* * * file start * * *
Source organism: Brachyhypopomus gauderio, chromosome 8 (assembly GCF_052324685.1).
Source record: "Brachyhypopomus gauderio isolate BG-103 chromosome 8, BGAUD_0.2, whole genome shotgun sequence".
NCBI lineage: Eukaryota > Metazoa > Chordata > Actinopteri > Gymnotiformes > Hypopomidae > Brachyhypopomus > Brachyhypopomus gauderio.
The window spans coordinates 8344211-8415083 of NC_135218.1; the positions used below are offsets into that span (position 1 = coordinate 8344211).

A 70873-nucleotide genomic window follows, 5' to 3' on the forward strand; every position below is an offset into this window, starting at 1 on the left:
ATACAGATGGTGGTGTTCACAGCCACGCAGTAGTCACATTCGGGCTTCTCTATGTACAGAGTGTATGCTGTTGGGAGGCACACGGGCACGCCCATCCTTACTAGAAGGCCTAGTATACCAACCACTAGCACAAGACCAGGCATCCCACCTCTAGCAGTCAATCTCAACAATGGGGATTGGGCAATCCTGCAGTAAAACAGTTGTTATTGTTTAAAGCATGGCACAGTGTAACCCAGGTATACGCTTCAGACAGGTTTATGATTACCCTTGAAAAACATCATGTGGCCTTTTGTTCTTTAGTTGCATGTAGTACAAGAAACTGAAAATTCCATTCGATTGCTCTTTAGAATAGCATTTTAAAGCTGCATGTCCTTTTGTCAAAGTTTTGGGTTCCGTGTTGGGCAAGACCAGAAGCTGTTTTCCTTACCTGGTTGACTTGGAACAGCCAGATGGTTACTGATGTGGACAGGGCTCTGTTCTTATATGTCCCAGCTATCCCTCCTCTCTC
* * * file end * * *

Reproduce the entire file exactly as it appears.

Source organism: Brachyhypopomus gauderio, chromosome 8 (assembly GCF_052324685.1).
Source record: "Brachyhypopomus gauderio isolate BG-103 chromosome 8, BGAUD_0.2, whole genome shotgun sequence".
NCBI lineage: Eukaryota > Metazoa > Chordata > Actinopteri > Gymnotiformes > Hypopomidae > Brachyhypopomus > Brachyhypopomus gauderio.
The window spans coordinates 8344211-8415083 of NC_135218.1; the positions used below are offsets into that span (position 1 = coordinate 8344211).

A 70873-nucleotide genomic window follows, 5' to 3' on the forward strand; every position below is an offset into this window, starting at 1 on the left:
ATACAGATGGTGGTGTTCACAGCCACGCAGTAGTCACATTCGGGCTTCTCTATGTACAGAGTGTATGCTGTTGGGAGGCACACGGGCACGCCCATCCTTACTAGAAGGCCTAGTATACCAACCACTAGCACAAGACCAGGCATCCCACCTCTAGCAGTCAATCTCAACAATGGGGATTGGGCAATCCTGCAGTAAAACAGTTGTTATTGTTTAAAGCATGGCACAGTGTAACCCAGGTATACGCTTCAGACAGGTTTATGATTACCCTTGAAAAACATCATGTGGCCTTTTGTTCTTTAGTTGCATGTAGTACAAGAAACTGAAAATTCCATTCGATTGCTCTTTAGAATAGCATTTTAAAGCTGCATGTCCTTTTGTCAAAGTTTTGGGTTCCGTGTTGGGCAAGACCAGAAGCTGTTTTCCTTACCTGGTTGACTTGGAACAGCCAGATGGTTACTGATGTGGACAGGGCTCTGTTCTTATATGTCCCAGCTATCCCTCCTCTCTC